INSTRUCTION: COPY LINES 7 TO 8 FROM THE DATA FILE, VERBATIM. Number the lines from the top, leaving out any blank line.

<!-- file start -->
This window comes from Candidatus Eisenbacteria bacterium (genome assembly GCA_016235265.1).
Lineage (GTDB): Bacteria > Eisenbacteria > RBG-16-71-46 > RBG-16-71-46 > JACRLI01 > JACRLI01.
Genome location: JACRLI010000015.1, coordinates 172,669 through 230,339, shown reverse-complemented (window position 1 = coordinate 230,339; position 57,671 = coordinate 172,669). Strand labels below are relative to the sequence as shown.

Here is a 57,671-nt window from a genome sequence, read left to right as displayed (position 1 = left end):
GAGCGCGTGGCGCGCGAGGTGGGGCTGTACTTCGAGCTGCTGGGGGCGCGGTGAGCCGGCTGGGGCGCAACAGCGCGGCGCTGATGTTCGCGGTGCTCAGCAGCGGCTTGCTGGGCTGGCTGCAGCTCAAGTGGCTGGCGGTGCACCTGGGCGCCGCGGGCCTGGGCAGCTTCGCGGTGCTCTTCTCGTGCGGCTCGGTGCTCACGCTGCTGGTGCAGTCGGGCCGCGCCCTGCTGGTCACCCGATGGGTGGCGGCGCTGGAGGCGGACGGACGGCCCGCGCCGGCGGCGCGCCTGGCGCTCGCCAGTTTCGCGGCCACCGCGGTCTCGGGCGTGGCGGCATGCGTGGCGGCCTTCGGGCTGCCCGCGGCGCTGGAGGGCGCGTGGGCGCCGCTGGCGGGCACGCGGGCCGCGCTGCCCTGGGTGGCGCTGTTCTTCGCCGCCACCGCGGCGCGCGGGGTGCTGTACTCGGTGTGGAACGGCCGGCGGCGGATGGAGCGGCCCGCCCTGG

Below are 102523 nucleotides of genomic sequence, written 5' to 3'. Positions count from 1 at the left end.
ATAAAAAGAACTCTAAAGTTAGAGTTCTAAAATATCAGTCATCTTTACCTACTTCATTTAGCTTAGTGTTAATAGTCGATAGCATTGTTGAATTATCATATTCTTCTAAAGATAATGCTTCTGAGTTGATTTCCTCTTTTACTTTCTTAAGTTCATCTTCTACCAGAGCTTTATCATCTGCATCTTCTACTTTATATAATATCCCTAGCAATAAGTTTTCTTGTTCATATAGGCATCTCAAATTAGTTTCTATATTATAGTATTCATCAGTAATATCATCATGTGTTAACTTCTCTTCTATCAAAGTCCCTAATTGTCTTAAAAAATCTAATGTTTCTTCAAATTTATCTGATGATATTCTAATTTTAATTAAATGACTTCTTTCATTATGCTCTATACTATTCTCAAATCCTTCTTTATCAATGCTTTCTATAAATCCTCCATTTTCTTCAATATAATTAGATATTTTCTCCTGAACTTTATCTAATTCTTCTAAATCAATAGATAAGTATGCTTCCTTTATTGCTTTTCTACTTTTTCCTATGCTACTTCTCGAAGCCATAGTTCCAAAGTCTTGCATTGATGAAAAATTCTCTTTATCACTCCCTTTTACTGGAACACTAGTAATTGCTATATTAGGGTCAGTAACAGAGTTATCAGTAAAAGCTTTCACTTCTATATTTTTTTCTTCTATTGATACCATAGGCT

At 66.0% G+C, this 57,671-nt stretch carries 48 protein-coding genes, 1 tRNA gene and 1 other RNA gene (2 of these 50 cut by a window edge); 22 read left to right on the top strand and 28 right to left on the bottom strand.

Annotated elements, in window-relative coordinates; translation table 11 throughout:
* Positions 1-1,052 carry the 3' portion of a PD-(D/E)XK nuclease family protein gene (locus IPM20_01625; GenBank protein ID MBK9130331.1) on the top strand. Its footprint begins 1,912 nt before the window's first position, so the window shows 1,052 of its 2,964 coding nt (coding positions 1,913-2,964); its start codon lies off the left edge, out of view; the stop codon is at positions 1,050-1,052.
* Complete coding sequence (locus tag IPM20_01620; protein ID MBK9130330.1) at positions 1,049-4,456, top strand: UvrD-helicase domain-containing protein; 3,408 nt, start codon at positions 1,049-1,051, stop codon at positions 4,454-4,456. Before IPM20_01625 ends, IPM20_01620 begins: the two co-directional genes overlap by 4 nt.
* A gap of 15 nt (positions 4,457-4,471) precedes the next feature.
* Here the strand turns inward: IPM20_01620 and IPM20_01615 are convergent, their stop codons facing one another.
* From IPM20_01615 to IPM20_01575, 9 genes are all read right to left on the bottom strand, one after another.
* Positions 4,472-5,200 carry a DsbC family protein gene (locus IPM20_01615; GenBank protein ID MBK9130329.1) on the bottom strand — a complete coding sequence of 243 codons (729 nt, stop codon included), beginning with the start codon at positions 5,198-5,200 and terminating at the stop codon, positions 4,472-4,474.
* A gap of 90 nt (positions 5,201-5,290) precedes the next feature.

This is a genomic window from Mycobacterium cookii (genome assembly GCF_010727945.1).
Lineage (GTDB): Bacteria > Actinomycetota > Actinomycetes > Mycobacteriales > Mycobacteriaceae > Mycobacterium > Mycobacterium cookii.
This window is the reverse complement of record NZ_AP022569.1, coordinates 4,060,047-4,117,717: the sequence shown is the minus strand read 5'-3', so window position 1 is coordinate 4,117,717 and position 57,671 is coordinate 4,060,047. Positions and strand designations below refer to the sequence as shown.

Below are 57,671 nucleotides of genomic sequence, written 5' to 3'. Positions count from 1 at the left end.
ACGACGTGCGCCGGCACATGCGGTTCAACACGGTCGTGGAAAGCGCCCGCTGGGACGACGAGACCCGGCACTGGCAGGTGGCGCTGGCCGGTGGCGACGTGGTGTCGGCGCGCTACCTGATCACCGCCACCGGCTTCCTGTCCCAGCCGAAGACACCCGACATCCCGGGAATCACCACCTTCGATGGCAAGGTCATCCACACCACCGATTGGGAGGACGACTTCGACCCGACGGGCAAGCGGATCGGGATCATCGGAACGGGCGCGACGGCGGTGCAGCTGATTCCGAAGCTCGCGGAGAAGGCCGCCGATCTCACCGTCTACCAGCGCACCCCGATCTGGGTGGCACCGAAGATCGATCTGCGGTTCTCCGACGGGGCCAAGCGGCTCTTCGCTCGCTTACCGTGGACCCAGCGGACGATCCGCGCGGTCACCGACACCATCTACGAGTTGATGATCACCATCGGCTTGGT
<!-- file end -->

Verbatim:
ATAAAAAGAACTCTAAAGTTAGAGTTCTAAAATATCAGTCATCTTTACCTACTTCATTTAGCTTAGTGTTAATAGTCGATAGCATTGTTGAATTATCATATTCTTCTAAAGATAATGCTTCTGAGTTGATTTCCTCTTTTACTTTCTTAAGTTCATCTTCTACCAGAGCTTTATCATCTGCATCTTCTACTTTATATAATATCCCTAGCAATAAGTTTTCTTGTTCATATAGGCATCTCAAATTAGTTTCTATATTATAGTATTCATCAGTAATATCATCATGTGTTAACTTCTCTTCTATCAAAGTCCCTAATTGTCTTAAAAAATCTAATGTTTCTTCAAATTTATCTGATGATATTCTAATTTTAATTAAATGACTTCTTTCATTATGCTCTATACTATTCTCAAATCCTTCTTTATCAATGCTTTCTATAAATCCTCCATTTTCTTCAATATAATTAGATATTTTCTCCTGAACTTTATCTAATTCTTCTAAATCAATAGATAAGTATGCTTCCTTTATTGCTTTTCTACTTTTTCCTATGCTACTTCTCGAAGCCATAGTTCCAAAGTCTTGCATTGATGAAAAATTCTCTTTATCACTCCCTTTTACTGGAACACTAGTAATTGCTATATTAGGGTCAGTAACAGAGTTATCAGTAAAAGCTTTCACTTCTATATTTTTTTCTTCTATTGATACCATAGGCT

At 66.0% G+C, this 57,671-nt stretch carries 48 protein-coding genes, 1 tRNA gene and 1 other RNA gene (2 of these 50 cut by a window edge); 22 read left to right on the top strand and 28 right to left on the bottom strand.